Super-close racing in SA SuperbikesComment on this story
As usual, the Superbike brigade stole most of the thunder in Round 2 of the WesBank Super Series at Killarney at the weekend.
Local hero David “McFlash” McFadden (Kawasaki), having twice upstaged BMW's reigning SA champion, Greg Gildenhuys, at the opening round of the WesBank series at Zwartkop, took the fight to the champion in another superlative dice in Race 1.
McFadden grabbed the lead on lap one and held it to half-distance, whereupon Gildenhuys took advantage of a tiny opening to go through, holding off the Kawasaki for another three tours. But McFadden was having none of it; he outbraked the BMW into Turn 5 two laps from the end and held on to win by 0.092sec.
Behind them the same margin separated Nicolas Grobler (BMW) and Chris Leeson, on the Ducati Panigale, in third and fourth. Their battle was just as intense as the duel between McFadden and Gildenhuys, with Leeson complaining afterwards that he couldn't take advantage of the Ducati's superior mid-corner speed because Grobler was holding him up!
There was double drama at the start of race two when Kawasaki riders Richard “Ricky Racer” Carmody and Chris du Preez went down at the first corner, with two more riders taking violent evasive action to avoid the carnage, and the race was red flagged.
The restart lasted less than half a lap as Etienne Nelson cartwheeled his BMW in Turn 2 and wound up lying face down in the middle of the track. Race direction immediately called out the red flags again, although by the time the rider had cruised round to the start, Nelson was up and walking. The marshals cleared away what was left of his BMW and the action got underway a third time.
Leeson got the best of a slightly ragged start - understandable, under the circumstances - to lead lap one; then Gildenhuys moved through to take the lead, hoping to take advantage of a poor start by McFadden (who was down in fourth) and put some distance between them.
McFadden, however, is at his best when fighting back, he passed Leeson for second on lap three and harried Gildenhuys every step of the way until the end of lap eight, when he blitzed the BMW to take the lead, to the cheers of his home fans.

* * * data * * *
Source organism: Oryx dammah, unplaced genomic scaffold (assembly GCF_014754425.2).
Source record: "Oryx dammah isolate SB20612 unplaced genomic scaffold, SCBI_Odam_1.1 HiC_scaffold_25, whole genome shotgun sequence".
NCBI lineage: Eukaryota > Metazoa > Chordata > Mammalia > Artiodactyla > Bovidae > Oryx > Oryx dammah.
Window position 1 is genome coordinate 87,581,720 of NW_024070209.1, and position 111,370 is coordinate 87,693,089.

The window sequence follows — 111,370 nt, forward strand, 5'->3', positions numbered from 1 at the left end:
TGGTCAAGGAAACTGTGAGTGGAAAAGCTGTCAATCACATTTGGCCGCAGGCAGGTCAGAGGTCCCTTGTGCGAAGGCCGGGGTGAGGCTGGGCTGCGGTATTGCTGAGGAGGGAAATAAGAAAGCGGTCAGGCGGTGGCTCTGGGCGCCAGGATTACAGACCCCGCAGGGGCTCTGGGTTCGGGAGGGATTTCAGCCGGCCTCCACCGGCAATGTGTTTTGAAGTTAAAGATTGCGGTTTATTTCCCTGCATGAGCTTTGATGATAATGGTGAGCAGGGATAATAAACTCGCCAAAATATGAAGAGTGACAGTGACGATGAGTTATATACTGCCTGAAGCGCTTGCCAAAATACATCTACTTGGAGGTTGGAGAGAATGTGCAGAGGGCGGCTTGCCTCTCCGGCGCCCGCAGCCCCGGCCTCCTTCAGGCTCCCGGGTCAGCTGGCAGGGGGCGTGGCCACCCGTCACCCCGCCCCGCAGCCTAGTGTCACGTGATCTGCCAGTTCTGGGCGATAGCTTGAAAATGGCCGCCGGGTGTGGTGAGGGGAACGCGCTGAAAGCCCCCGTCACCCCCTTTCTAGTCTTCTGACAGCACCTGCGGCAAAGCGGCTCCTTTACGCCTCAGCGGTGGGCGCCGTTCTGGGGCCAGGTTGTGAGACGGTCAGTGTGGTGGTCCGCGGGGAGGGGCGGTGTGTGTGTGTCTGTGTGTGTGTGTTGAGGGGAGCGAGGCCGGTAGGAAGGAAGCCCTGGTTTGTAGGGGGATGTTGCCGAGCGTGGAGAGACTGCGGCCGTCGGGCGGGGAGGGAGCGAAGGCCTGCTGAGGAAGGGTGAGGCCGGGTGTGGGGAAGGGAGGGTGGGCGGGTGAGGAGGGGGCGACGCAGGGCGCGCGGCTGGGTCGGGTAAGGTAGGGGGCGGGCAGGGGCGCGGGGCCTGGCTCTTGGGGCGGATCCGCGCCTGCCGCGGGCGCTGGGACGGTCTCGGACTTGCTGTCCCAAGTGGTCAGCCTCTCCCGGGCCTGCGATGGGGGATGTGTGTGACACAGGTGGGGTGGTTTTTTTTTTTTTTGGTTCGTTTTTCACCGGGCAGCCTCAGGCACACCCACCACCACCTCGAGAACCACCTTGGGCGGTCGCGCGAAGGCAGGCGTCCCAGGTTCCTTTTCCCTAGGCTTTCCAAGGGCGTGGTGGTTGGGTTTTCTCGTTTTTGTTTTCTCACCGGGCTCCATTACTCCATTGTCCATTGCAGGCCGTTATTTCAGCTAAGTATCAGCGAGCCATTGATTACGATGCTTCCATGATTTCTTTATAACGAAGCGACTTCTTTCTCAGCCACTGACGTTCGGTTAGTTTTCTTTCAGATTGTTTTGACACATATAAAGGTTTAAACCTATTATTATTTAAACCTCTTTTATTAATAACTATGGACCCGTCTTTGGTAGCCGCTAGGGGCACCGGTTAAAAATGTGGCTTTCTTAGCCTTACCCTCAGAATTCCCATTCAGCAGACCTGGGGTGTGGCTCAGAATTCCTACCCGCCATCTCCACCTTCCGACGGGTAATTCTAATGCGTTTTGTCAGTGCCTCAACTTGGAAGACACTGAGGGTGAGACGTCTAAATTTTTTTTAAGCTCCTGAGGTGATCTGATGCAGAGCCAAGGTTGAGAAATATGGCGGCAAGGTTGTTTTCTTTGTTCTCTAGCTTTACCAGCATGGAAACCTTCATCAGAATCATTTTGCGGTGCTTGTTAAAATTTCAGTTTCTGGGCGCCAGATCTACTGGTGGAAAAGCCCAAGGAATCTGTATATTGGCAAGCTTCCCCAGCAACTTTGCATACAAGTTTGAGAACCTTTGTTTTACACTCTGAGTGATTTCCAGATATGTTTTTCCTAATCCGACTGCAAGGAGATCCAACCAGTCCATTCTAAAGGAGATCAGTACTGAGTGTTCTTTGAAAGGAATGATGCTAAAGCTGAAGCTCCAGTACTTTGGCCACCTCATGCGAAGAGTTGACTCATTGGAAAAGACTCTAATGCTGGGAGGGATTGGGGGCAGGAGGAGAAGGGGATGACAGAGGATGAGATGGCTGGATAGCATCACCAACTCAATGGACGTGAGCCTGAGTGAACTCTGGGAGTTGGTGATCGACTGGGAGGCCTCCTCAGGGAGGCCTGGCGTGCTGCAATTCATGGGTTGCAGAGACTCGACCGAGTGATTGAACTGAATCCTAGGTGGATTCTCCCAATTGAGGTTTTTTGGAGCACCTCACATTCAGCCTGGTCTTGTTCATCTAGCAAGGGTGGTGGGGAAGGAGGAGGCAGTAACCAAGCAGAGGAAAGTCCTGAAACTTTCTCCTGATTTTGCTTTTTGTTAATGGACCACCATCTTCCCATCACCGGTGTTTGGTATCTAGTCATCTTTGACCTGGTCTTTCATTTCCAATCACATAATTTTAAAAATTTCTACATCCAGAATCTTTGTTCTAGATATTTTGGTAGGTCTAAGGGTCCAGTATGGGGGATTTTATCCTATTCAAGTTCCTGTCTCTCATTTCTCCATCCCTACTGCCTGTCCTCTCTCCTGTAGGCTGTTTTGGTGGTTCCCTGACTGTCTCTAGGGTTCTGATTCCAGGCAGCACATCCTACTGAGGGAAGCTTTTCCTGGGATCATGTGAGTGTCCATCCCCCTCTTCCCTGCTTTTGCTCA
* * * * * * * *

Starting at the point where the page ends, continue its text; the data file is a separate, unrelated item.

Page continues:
Then he left a tiny opening going into turn 2 on the final lap; Gildenhuys dived through to take the lead, and for the rest of the lap he rode the widest BMW in the business to keep the green machine behind him. McFadden moved out of his slipstream going through the final kink and the final dash to the line was so close the timekeepers had to resort to a photo finish to ascertain who had won.
And the decision went to Gildenhuys, by 0.007sec - it doesn't get a lot closer than that.
Leeson and Grobler, about two seconds behind the pair, had the best seats in the house as the battle unfolded, finishing in that order.
For one and a half races it looked as though the works Honda team would make a clean sweep of the podium places for the second consecutive meeting as local man Lance Isaacs won the first race from team-mate Clint Seller in another photo finish (the winning margin was 0.029sec) with teenager Cam Petersen taking the final podium place.
For the first five laps of Race 2 Seller led from Isaacs with team mate, teenager Brent Harran, in hot pursuit - and then the wheels came off.
First Seller out braked himself and crashed out of the lead then, two laps later, Isaacs and Harran tangled in Turn 2 and both went down. Suddenly Free State rookie Ivan Torlage, on a Kawasaki, who's been running an unexpected fourth in stellar company, was catapulted into the lead, while Dean Vos (Kawasaki ), Dylan White (Triumph) and Cam Petersen on the sole surviving works Honda, disputed second.
Torlage held it all together to come home a winner by six seconds, while Vos held off a determined charge by Petersen to take second by 0.043sec, ahead of White, Nicholas Kershaw (Kawasaki) and Nicole van Aswegen (Triumph) in her best National finish to date.
Harran and Seller got going again to finish eighth and ninth respectively but Isaacs' bike was too bent to continue, and the Honda squad went away with a bloody nose.